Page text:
Written by: Matthew J. Barbour
Jonathan Maberry burst onto the horror scene in 2006 with Ghost Road Blues. Since then, he has written a number of novels directed at both mature audiences and young adults. However, his first in the Joe Ledger Series, Patient Zero, is often acknowledged as his finest contribution to the genre.
In Patient Zero, Joe Ledger is a Baltimore detective recruited by a secretive government agency, known as the Department of Military Science. This organization has a direct line to the President of the United States and is tasked with a number of assignments including the prevention of bioterrorism.
Ledger is assigned a team of Special Forces operatives. His mission is to stop a group of radicals from releasing a bioweapon that will turn people into the walking dead. However, it isn’t just the terrorists Ledger has to worry about. Big pharmaceutical companies seek to benefit from the plague and he may have a traitor in his newly formed unit.
The countdown is on. It is clear something bad is coming. In one week, the United States will celebrate its Independence Day. Can Joe Ledger and his team stop the terrorists in time?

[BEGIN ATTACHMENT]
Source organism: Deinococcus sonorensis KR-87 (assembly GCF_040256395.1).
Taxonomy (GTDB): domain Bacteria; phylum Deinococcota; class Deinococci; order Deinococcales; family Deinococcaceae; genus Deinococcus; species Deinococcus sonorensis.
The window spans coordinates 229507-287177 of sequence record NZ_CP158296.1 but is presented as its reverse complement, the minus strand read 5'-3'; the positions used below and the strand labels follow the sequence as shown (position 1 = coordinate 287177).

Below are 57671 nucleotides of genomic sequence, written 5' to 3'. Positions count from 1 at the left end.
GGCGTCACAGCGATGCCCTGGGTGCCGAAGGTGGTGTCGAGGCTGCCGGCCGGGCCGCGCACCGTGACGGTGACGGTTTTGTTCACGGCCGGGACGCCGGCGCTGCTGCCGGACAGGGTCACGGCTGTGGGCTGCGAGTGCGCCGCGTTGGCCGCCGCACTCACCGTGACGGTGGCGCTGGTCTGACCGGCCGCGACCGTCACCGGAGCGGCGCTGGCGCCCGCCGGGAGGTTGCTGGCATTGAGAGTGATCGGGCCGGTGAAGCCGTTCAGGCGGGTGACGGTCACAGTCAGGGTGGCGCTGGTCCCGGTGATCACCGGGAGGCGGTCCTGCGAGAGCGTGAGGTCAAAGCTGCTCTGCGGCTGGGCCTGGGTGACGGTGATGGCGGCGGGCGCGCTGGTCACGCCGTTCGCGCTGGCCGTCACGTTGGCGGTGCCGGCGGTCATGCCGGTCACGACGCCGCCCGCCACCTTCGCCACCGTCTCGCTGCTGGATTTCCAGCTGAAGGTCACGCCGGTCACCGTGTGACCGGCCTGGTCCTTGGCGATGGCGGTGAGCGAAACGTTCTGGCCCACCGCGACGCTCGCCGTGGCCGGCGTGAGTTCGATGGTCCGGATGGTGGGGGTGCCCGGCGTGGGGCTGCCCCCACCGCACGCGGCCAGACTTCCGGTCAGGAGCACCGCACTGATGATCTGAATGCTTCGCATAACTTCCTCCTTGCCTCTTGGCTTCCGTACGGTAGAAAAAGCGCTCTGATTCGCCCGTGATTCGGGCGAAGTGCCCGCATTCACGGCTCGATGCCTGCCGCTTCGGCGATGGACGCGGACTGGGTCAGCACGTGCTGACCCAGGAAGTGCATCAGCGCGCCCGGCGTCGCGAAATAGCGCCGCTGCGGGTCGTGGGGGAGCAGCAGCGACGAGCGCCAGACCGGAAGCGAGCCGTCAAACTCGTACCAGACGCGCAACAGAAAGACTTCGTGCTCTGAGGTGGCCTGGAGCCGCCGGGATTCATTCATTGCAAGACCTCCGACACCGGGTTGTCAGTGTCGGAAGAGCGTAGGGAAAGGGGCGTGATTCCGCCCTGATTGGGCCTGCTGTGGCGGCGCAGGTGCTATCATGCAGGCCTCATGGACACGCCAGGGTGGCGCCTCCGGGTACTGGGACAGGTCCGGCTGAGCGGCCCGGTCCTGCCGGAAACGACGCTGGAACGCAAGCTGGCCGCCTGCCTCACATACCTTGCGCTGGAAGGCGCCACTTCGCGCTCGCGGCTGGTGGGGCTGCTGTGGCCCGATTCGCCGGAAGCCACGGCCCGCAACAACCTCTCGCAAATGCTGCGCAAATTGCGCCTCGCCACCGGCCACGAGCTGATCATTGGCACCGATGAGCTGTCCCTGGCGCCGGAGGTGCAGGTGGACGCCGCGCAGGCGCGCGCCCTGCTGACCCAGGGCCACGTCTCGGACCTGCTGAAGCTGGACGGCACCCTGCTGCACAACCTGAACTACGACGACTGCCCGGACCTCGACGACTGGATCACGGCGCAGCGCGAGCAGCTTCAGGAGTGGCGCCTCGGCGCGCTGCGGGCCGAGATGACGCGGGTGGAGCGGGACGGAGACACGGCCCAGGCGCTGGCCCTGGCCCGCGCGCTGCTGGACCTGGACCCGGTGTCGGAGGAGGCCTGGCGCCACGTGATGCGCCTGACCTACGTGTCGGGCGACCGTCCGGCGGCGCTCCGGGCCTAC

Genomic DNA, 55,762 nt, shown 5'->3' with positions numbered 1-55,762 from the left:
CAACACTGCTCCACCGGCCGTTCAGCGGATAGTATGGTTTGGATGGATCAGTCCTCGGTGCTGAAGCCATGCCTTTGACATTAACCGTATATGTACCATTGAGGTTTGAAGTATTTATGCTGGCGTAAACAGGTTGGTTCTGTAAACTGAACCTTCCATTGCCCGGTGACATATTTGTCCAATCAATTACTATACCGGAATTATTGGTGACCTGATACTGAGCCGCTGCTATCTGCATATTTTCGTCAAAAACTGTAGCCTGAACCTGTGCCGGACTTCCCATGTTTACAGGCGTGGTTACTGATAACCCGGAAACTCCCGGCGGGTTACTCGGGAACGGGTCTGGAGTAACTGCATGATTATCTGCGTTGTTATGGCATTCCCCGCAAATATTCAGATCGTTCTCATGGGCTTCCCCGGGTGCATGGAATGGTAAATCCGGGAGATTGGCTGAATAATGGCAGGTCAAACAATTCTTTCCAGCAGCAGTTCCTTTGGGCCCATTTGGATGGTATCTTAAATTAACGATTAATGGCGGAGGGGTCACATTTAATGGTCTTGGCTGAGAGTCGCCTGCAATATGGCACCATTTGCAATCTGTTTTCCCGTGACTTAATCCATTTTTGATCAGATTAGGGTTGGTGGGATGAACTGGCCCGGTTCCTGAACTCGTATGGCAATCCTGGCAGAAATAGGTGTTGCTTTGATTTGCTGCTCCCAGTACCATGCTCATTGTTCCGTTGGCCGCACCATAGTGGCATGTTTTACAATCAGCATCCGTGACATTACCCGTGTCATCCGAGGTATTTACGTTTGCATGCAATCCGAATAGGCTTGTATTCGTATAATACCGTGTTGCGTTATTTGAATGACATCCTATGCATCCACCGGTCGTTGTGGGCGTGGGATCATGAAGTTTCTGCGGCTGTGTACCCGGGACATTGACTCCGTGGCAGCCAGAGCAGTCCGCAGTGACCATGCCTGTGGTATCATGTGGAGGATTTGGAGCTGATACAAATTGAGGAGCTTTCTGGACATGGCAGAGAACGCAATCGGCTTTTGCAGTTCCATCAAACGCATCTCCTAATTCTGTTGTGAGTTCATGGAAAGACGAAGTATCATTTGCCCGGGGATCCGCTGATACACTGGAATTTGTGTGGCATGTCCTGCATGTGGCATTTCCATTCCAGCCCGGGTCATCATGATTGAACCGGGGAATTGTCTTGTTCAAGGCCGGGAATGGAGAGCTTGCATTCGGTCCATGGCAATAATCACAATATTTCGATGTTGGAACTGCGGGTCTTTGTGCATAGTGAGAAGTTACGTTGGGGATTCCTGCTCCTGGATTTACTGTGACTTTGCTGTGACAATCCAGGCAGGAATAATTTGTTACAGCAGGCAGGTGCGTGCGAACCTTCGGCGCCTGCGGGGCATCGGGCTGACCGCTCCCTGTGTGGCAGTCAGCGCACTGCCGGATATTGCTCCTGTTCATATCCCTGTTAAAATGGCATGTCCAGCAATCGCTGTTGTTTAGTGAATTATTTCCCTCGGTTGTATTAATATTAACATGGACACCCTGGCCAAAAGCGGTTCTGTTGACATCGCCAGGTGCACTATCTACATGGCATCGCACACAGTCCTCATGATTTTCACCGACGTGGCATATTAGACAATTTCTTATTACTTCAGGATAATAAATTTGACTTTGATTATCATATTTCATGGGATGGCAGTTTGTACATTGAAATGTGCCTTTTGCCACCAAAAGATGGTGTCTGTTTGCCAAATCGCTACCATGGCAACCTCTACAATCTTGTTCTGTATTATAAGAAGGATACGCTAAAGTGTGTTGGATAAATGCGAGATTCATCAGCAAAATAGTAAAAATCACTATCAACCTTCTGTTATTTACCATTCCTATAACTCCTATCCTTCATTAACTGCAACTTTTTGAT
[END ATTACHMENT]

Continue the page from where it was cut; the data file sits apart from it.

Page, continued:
What makes the book stand out is that much of the science and government operations are grounded in reality. The bioweapon is a militarized prion disease. While fictional, the disease is based partially on fatal familial insomnia, which causes dementia and convulsions as the thalamus atrophies. This affliction in which the victim enters a state of almost living death really does exist.
Moreover, Maberry paints an incredibly believable picture of United States counterterrorism intelligence agencies in a post-911 world. The Department of Military Sciences feels at home in this labyrinth of Homeland Security, Central Intelligence Agency, Federal Bureau of Investigation, and others. They cooperate in operations and compete for funding like any other government agency, and work within and outside of government laws and regulations.
The result is a novel with a “Michael Crichton or Tom Clancy-esque” sort of feel. Obviously, if you are being compared to Jurassic Park’s Michael Crichton or Rainbow Six’s Tom Clancy, you are doing something right. Yet, Maberry comes off as more than a knock-off or updated version of these earlier writers. Crichton wrote science fiction and Clancy wrote suspense. Maberry places the emphasis of his narrative on building terror.
Patient Zero is a novel dealing with a modern world in which infectious disease and global terrorism are the true horrors. It is smart and edgy. Jonathan Maberry delivers an original take on the zombie subgenre and is the perfect first-read for those just now discovering the author.